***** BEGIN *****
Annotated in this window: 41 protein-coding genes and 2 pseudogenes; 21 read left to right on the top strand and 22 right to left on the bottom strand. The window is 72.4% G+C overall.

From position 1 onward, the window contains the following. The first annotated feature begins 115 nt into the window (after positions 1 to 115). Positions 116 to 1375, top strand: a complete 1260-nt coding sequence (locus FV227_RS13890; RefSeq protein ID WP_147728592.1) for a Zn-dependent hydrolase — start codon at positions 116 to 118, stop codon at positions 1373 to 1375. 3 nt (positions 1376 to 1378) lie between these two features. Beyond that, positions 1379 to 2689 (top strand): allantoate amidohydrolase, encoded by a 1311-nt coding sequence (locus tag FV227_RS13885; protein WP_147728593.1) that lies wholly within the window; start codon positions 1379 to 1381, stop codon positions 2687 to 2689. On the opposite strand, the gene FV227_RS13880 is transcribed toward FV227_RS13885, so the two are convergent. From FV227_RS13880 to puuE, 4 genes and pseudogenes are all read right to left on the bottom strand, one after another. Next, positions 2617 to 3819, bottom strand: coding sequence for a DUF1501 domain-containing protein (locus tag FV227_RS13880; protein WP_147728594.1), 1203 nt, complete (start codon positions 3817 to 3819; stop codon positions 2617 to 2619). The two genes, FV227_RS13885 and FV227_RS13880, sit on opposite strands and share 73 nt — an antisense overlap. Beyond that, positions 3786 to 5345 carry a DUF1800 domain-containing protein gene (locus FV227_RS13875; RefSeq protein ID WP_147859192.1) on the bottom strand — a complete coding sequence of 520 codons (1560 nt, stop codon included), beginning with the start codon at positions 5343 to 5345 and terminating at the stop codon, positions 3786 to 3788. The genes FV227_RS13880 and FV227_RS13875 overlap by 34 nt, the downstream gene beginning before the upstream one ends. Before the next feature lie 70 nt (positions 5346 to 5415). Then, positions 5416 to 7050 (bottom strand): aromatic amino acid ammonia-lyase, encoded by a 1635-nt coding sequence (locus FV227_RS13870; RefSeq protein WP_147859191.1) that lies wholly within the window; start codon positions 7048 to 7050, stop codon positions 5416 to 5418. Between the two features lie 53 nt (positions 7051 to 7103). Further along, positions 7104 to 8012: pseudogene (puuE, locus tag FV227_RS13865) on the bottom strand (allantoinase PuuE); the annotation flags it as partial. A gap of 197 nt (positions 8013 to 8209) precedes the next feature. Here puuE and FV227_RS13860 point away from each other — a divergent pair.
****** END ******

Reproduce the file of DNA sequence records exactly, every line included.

Annotated in this window: 41 protein-coding genes and 2 pseudogenes; 21 read left to right on the top strand and 22 right to left on the bottom strand. The window is 72.4% G+C overall.

From position 1 onward, the window contains the following. The first annotated feature begins 115 nt into the window (after positions 1 to 115). Positions 116 to 1375, top strand: a complete 1260-nt coding sequence (locus FV227_RS13890; RefSeq protein ID WP_147728592.1) for a Zn-dependent hydrolase — start codon at positions 116 to 118, stop codon at positions 1373 to 1375. 3 nt (positions 1376 to 1378) lie between these two features. Beyond that, positions 1379 to 2689 (top strand): allantoate amidohydrolase, encoded by a 1311-nt coding sequence (locus tag FV227_RS13885; protein WP_147728593.1) that lies wholly within the window; start codon positions 1379 to 1381, stop codon positions 2687 to 2689. On the opposite strand, the gene FV227_RS13880 is transcribed toward FV227_RS13885, so the two are convergent. From FV227_RS13880 to puuE, 4 genes and pseudogenes are all read right to left on the bottom strand, one after another. Next, positions 2617 to 3819, bottom strand: coding sequence for a DUF1501 domain-containing protein (locus tag FV227_RS13880; protein WP_147728594.1), 1203 nt, complete (start codon positions 3817 to 3819; stop codon positions 2617 to 2619). The two genes, FV227_RS13885 and FV227_RS13880, sit on opposite strands and share 73 nt — an antisense overlap. Beyond that, positions 3786 to 5345 carry a DUF1800 domain-containing protein gene (locus FV227_RS13875; RefSeq protein ID WP_147859192.1) on the bottom strand — a complete coding sequence of 520 codons (1560 nt, stop codon included), beginning with the start codon at positions 5343 to 5345 and terminating at the stop codon, positions 3786 to 3788. The genes FV227_RS13880 and FV227_RS13875 overlap by 34 nt, the downstream gene beginning before the upstream one ends. Before the next feature lie 70 nt (positions 5346 to 5415). Then, positions 5416 to 7050 (bottom strand): aromatic amino acid ammonia-lyase, encoded by a 1635-nt coding sequence (locus FV227_RS13870; RefSeq protein WP_147859191.1) that lies wholly within the window; start codon positions 7048 to 7050, stop codon positions 5416 to 5418. Between the two features lie 53 nt (positions 7051 to 7103). Further along, positions 7104 to 8012: pseudogene (puuE, locus tag FV227_RS13865) on the bottom strand (allantoinase PuuE); the annotation flags it as partial. A gap of 197 nt (positions 8013 to 8209) precedes the next feature. Here puuE and FV227_RS13860 point away from each other — a divergent pair.